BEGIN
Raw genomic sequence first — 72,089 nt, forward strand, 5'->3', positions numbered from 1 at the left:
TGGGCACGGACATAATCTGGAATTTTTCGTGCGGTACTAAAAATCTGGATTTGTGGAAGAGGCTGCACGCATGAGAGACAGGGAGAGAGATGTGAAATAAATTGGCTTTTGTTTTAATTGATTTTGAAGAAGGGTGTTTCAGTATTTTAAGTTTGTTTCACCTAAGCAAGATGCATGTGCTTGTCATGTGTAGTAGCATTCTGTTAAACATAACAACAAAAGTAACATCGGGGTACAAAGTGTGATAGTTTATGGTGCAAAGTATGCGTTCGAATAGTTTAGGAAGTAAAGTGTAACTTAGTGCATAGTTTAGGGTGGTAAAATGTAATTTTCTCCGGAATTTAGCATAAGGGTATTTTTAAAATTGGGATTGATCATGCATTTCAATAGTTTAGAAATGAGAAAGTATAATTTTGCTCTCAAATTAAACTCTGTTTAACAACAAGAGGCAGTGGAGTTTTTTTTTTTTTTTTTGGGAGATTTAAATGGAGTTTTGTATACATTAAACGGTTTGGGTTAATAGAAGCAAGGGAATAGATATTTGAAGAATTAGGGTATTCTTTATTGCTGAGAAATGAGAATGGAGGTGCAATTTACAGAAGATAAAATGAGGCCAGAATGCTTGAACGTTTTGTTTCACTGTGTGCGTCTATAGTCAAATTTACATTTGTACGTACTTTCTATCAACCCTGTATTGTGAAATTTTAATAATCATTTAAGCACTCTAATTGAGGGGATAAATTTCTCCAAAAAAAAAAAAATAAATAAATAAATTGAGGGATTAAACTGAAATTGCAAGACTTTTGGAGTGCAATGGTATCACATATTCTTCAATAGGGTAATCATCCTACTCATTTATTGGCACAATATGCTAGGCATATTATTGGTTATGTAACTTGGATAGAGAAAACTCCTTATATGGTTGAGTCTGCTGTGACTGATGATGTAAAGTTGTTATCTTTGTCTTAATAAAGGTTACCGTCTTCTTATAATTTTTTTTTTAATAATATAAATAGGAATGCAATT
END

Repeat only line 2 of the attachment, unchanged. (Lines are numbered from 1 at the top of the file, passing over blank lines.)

TGGGCACGGACATAATCTGGAATTTTTCGTGCGGTACTAAAAATCTGGATTTGTGGAAGAGGCTGCACGCATGAGAGACAGGGAGAGAGATGTGAAATAAATTGGCTTTTGTTTTAATTGATTTTGAAGAAGGGTGTTTCAGTATTTTAAGTTTGTTTCACCTAAGCAAGATGCATGTGCTTGTCATGTGTAGTAGCATTCTGTTAAACATAACAACAAAAGTAACATCGGGGTACAAAGTGTGATAGTTTATGGTGCAAAGTATGCGTTCGAATAGTTTAGGAAGTAAAGTGTAACTTAGTGCATAGTTTAGGGTGGTAAAATGTAATTTTCTCCGGAATTTAGCATAAGGGTATTTTTAAAATTGGGATTGATCATGCATTTCAATAGTTTAGAAATGAGAAAGTATAATTTTGCTCTCAAATTAAACTCTGTTTAACAACAAGAGGCAGTGGAGTTTTTTTTTTTTTTTTTGGGAGATTTAAATGGAGTTTTGTATACATTAAACGGTTTGGGTTAATAGAAGCAAGGGAATAGATATTTGAAGAATTAGGGTATTCTTTATTGCTGAGAAATGAGAATGGAGGTGCAATTTACAGAAGATAAAATGAGGCCAGAATGCTTGAACGTTTTGTTTCACTGTGTGCGTCTATAGTCAAATTTACATTTGTACGTACTTTCTATCAACCCTGTATTGTGAAATTTTAATAATCATTTAAGCACTCTAATTGAGGGGATAAATTTCTCCAAAAAAAAAAAAATAAATAAATAAATTGAGGGATTAAACTGAAATTGCAAGACTTTTGGAGTGCAATGGTATCACATATTCTTCAATAGGGTAATCATCCTACTCATTTATTGGCACAATATGCTAGGCATATTATTGGTTATGTAACTTGGATAGAGAAAACTCCTTATATGGTTGAGTCTGCTGTGACTGATGATGTAAAGTTGTTATCTTTGTCTTAATAAAGGTTACCGTCTTCTTATAATTTTTTTTTTAATAATATAAATAGGAATGCAATT